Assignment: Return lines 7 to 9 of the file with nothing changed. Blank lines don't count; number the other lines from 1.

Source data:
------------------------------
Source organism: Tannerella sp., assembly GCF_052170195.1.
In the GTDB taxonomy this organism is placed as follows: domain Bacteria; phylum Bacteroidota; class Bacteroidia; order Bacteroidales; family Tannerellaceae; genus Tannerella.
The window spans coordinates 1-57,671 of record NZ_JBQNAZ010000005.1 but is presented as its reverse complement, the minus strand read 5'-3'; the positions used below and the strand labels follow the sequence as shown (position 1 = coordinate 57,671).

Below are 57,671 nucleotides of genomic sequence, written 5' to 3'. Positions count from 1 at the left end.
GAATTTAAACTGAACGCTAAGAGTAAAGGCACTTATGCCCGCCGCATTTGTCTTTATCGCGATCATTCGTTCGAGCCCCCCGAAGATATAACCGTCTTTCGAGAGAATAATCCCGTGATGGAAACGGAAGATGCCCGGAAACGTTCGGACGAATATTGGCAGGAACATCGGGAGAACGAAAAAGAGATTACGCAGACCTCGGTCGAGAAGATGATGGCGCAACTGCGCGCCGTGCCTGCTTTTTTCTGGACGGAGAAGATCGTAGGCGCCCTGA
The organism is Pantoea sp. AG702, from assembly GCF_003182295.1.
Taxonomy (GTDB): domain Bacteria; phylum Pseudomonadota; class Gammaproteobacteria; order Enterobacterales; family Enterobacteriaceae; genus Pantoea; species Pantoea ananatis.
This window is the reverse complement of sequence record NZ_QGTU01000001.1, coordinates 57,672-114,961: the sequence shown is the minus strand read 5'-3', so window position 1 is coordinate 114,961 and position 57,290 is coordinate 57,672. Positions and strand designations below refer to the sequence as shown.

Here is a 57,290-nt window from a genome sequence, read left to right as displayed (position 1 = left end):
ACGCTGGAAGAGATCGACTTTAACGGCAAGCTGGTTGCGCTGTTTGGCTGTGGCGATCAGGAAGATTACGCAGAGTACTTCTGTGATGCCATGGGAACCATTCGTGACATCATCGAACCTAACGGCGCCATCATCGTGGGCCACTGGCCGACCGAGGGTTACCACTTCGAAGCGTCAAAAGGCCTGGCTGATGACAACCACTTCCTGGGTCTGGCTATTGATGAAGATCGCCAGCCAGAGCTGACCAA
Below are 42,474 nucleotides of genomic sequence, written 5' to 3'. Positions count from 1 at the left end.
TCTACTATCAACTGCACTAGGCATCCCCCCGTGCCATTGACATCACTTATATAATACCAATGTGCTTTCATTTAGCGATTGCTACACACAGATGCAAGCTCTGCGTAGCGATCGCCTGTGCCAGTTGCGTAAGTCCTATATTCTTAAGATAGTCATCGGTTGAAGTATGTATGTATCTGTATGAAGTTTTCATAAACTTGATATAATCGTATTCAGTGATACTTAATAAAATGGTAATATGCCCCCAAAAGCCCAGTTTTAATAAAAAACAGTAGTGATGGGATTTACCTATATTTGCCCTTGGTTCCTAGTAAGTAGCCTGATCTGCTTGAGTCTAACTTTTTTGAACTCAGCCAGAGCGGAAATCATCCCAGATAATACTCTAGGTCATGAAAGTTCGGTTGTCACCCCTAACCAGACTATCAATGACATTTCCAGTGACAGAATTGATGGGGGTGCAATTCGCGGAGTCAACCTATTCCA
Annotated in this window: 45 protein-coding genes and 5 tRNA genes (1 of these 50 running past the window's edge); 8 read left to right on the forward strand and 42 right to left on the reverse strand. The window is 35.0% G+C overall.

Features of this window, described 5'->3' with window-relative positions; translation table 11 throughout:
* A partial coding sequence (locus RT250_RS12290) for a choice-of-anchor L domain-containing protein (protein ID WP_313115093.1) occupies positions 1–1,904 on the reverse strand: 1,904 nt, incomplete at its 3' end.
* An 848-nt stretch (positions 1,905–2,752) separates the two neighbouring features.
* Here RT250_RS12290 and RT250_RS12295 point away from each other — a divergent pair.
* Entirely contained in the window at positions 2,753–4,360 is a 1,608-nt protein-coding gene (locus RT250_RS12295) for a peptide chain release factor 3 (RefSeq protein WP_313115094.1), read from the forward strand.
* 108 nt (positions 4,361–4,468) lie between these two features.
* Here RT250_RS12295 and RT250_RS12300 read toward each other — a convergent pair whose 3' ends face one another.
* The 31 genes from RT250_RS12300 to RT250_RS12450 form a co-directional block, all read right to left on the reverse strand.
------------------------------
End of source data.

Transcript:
Taxonomy (GTDB): domain Bacteria; phylum Pseudomonadota; class Gammaproteobacteria; order Enterobacterales; family Enterobacteriaceae; genus Pantoea; species Pantoea ananatis.
This window is the reverse complement of sequence record NZ_QGTU01000001.1, coordinates 57,672-114,961: the sequence shown is the minus strand read 5'-3', so window position 1 is coordinate 114,961 and position 57,290 is coordinate 57,672. Positions and strand designations below refer to the sequence as shown.

Here is a 57,290-nt window from a genome sequence, read left to right as displayed (position 1 = left end):